Sunshine is an important determinant of vitamin D status even among high-dose supplement users: secondary analysis of a randomised controlled trial in Crohn's disease patients,

O'Sullivan, F., Raftery, T., Van Weele, M., Van Geffen, J., McNamara, D., O'Morain, C., Mahmud, N., Kelly, D., Healy, M., O'Sullivan, M. and Zgaga, L.: 2019,
Photochem Photobiol. 95, 1060-1067.
doi: 10.1111/php.13086


Sunshine is considered to be the most important source of vitamin D. Due to an increased risk of skin cancer, sun avoidance is advised, but this directly contributes to the high prevalence of vitamin D deficiency. The simple solution is to advise vitamin D supplementation. The aim of this study is to examine the absolute and relative contribution of sunshine and supplementation to vitamin status. This study was a secondary analysis of an RCT of 92 Crohn's disease patients in remission (49% female, median age=44). Participants were randomised to 2000 IU/day of vitamin D3 or placebo for 1 year, with 25-hydroxyvitamin D (25(OH)D) being measured at baseline and every four months. Based on participant's place of residence, daily ambient UVB dose at wavelengths that can induce vitamin D synthesis (D-UVB) was obtained. Cumulative and weighted ambient UVB (cw-D-UVB) exposure prior to each blood draw was calculated for each participant. Linear regression analysis and multilevel modelling were used to examine the association between UVB exposure, supplementation and 25(OH)D concentration. There was considerable annual variation in D-UVB, cw-D-UVB and 25(OH)D. Both supplementation and Cw-D-UVB was found to be strongly associated with 25(OH)D: in multilevel model, an increase of approximately 6 nmol/L for every 100 kJ/m2 in cw-D-UVB was found, among those receiving placebo and supplementation (p<0.0001). Treatment was associated with increase of 23 nmol/L (p<0.0001). Sunshine is an important determinant of 25(OH)D concentration, even in those who are taking high-dose vitamin D supplements and reside at a higher mid-latitude location.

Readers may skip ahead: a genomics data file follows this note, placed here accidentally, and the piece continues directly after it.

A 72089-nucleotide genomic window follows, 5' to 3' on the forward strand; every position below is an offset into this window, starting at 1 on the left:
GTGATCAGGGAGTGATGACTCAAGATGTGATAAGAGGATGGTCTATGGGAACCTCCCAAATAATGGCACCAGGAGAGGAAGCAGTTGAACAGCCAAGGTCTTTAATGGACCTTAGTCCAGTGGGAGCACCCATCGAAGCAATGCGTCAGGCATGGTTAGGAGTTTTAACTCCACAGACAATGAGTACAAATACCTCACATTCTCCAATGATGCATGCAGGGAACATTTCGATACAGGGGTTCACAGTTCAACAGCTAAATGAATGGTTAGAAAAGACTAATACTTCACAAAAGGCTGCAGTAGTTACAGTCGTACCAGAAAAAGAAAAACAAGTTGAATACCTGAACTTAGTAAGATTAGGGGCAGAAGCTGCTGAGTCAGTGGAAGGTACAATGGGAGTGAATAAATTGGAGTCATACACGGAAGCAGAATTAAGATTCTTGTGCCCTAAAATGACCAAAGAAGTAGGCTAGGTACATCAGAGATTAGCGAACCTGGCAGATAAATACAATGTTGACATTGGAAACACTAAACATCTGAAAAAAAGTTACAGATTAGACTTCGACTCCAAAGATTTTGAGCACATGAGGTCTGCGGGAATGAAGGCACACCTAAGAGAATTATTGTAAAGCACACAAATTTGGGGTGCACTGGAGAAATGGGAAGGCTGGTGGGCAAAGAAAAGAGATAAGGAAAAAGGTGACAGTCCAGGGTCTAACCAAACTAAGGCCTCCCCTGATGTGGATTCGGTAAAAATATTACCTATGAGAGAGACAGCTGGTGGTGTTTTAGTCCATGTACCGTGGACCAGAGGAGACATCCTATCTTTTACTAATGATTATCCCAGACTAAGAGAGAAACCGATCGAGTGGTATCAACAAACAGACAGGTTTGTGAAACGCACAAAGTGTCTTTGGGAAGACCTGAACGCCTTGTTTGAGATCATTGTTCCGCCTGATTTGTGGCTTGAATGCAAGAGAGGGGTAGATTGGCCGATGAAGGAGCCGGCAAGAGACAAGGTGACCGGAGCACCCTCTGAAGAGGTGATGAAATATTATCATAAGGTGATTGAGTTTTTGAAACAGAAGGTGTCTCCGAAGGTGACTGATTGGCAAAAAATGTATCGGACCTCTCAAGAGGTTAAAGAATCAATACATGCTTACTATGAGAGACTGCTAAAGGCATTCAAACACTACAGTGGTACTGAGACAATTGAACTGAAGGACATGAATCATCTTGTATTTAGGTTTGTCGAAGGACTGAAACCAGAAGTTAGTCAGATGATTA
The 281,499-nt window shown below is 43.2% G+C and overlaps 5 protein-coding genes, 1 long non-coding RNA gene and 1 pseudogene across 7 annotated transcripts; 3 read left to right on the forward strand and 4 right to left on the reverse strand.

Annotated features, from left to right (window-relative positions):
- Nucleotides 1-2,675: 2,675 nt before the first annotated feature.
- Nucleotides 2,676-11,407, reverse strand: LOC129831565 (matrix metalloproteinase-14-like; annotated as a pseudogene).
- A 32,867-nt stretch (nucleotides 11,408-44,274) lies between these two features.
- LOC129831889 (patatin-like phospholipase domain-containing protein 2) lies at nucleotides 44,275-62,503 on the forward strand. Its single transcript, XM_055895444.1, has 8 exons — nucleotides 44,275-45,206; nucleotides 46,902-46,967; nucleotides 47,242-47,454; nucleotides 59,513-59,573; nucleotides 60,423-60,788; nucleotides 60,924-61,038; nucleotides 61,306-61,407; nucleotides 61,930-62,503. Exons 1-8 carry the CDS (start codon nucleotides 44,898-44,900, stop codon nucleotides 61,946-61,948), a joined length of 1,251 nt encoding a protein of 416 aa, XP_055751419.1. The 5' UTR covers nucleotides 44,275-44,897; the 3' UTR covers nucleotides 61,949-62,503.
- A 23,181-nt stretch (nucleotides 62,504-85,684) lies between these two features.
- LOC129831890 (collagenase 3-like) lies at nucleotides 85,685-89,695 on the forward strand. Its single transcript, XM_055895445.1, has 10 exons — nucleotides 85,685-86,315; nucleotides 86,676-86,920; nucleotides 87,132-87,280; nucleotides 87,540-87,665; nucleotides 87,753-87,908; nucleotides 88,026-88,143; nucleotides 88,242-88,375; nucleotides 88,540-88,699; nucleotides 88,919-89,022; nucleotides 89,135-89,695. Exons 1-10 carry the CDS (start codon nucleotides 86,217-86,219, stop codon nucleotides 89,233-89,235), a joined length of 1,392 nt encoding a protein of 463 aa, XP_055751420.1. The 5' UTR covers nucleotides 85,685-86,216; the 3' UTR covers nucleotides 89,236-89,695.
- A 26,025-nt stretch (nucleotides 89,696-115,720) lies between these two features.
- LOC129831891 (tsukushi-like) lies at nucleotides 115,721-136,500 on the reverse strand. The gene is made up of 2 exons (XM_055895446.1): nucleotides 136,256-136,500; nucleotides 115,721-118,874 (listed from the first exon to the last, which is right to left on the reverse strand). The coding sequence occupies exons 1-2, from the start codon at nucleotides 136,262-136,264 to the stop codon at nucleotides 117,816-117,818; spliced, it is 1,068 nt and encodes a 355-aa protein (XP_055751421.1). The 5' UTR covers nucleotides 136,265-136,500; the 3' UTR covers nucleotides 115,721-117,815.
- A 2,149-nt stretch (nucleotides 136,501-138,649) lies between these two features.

Subjects and Methods
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created: 14 February 2019
last modified: 7 June 2022